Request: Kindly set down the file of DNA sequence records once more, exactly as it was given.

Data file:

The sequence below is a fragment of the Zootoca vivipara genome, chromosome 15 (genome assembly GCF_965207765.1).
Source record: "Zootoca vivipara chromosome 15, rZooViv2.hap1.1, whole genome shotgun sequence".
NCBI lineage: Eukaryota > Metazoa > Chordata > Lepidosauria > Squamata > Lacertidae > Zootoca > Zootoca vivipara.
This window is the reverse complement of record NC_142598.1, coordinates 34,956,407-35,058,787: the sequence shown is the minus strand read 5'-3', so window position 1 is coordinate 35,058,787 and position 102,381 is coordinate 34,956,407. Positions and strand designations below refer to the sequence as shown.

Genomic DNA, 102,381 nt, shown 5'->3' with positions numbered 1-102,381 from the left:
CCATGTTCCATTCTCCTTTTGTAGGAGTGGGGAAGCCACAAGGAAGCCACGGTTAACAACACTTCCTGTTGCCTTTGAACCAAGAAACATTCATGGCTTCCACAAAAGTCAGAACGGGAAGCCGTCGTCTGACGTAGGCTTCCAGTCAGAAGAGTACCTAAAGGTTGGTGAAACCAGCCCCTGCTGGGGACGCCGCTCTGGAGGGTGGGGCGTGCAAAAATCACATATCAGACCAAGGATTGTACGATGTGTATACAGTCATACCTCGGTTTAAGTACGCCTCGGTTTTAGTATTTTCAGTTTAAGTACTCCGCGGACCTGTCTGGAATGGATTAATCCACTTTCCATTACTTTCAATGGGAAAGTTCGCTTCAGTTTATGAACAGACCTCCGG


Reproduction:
The sequence below is a fragment of the Zootoca vivipara genome, chromosome 15 (genome assembly GCF_965207765.1).
Source record: "Zootoca vivipara chromosome 15, rZooViv2.hap1.1, whole genome shotgun sequence".
NCBI lineage: Eukaryota > Metazoa > Chordata > Lepidosauria > Squamata > Lacertidae > Zootoca > Zootoca vivipara.
This window is the reverse complement of record NC_142598.1, coordinates 34,956,407-35,058,787: the sequence shown is the minus strand read 5'-3', so window position 1 is coordinate 35,058,787 and position 102,381 is coordinate 34,956,407. Positions and strand designations below refer to the sequence as shown.

Genomic DNA, 102,381 nt, shown 5'->3' with positions numbered 1-102,381 from the left:
CCATGTTCCATTCTCCTTTTGTAGGAGTGGGGAAGCCACAAGGAAGCCACGGTTAACAACACTTCCTGTTGCCTTTGAACCAAGAAACATTCATGGCTTCCACAAAAGTCAGAACGGGAAGCCGTCGTCTGACGTAGGCTTCCAGTCAGAAGAGTACCTAAAGGTTGGTGAAACCAGCCCCTGCTGGGGACGCCGCTCTGGAGGGTGGGGCGTGCAAAAATCACATATCAGACCAAGGATTGTACGATGTGTATACAGTCATACCTCGGTTTAAGTACGCCTCGGTTTTAGTATTTTCAGTTTAAGTACTCCGCGGACCTGTCTGGAATGGATTAATCCACTTTCCATTACTTTCAATGGGAAAGTTCGCTTCAGTTTATGAACAGACCTCCGG